E-Books Outselling Hardcovers in 2011

 Posted by at 2:52 PM  Tagged with: ,
Jul 222011

The May 2011 e-book sales stats bring with them the announcement that, so far in 2011, e-books are the #2 format, behind only adult trade paperbacks, and ahead of both adult hardcovers and adult mass-market paperbacks. E-book sales are up 160.1% since last year, while adult trade paperbacks (-17.9%), adult hardcovers (-23.4%), and adult mass market paperbacks (-30.1%) all suffered double-digit declines from 2010. Year to date 2011 totals (with YTD 2010 numbers in parenthesis) are:

  1. Adult trade paperback: $473.1 M (576.4 M)
  2. E-Books: $389.7 M ($149.8 M)
  3. Adult hardcover: $386.2 M ($504.1 M)
  4. Adult mass-market paperback: $185.1 M ($264.8 M)

While the Association of American Publishers didn’t break down monthly sales figures this month, subtracting out previous months’ totals gives me an estimate of $87.7 M for May 2011 e-book sales (just behind February’s $90.3 M record). Adult trade paperbacks were $96.5 M, adult hardcover $82.9 M, and adult mass-market $33.1 M. (Note that their YTD totals and prior months’ sales don’t usually add up exactly; I assume they update and adjust prior month totals without telling us. But this estimate should be close.)

May 2011 e-book sales: $87.7 M

Those figures are strong, putting e-books very near a pace to hit $1 billion in sales this year (which I predicted after seeing the February figures). For review, the past 13 months of e-book sales:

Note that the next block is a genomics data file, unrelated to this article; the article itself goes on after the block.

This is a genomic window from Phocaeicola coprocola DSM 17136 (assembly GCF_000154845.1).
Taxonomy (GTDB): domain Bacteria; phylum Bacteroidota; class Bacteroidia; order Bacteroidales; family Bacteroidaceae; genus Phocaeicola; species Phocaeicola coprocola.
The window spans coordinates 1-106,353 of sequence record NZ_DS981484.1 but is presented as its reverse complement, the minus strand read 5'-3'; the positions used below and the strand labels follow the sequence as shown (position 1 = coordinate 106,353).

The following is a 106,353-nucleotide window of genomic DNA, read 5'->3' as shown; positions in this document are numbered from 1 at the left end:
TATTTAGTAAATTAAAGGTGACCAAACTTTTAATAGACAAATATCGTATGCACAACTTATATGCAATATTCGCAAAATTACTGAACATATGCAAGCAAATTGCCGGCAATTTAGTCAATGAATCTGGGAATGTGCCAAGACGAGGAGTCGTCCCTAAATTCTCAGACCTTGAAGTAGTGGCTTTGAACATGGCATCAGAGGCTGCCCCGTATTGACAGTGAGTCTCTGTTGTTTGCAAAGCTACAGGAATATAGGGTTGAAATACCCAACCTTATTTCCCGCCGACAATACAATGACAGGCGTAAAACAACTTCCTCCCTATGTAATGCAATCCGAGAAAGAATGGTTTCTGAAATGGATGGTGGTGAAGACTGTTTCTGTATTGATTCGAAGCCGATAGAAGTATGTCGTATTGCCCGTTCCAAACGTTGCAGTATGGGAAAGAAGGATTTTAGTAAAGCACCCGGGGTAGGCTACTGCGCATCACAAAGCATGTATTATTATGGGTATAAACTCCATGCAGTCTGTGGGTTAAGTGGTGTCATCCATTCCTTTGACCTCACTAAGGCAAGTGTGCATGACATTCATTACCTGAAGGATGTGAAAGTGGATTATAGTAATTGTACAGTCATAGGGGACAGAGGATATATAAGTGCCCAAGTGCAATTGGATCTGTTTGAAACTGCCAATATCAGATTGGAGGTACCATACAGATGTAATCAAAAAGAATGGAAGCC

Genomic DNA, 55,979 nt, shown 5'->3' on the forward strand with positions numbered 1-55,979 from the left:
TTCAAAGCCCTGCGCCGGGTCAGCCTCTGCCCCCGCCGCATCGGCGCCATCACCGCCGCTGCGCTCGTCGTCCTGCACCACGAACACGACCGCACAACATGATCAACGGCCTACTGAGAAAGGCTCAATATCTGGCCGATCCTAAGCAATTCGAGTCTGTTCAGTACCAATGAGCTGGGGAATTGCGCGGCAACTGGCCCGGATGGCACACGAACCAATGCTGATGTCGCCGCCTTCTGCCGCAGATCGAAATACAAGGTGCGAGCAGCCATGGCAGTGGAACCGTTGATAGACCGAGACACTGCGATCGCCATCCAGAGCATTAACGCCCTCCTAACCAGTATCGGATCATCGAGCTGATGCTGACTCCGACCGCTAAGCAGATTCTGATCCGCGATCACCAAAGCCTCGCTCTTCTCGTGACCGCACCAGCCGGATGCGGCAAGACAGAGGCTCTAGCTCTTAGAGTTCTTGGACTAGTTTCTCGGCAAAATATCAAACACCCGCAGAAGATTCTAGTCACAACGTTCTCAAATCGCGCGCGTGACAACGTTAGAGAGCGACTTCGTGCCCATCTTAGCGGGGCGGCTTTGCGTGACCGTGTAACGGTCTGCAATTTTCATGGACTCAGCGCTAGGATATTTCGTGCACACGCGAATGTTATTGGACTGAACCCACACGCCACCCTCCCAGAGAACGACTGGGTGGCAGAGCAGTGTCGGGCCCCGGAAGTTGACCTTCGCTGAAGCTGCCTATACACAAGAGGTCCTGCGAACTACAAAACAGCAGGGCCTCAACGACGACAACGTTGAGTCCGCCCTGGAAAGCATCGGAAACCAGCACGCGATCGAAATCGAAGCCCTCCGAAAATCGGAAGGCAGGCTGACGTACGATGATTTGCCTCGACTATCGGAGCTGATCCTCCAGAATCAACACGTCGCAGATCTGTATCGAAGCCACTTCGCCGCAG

• May 2010: $29.3 M
  • June 2010: $29.8 M
  • July 2010: $40.8 M
  • Aug 2010: $39.0 M
  • Sep 2010: $39.9 M
  • Oct 2010: $40.7 M
  • Nov 2010: $46.6 M
  • Dec 2010: $49.5 M
  • Jan 2011: $69.9 M
  • Feb 2011: $90.3 M
  • Mar 2011: $69.0M
  • Apr 2011: $72.8M
  • May 2011: $87.7 M

Very impressive that e-books have outsold both mass-market paperbacks and hardcovers over a 5-month period, industry-wide (Amazon announced several months ago that e-books had overtaken all print book sales through Amazon.com). In addition, these figures do not include independent author e-book sales (which are becoming more and more significant, with some indies selling over 1 million copies), and, by focusing on revenue, they understate the number of e-books sold when compared to print books that normally cost more per unit.

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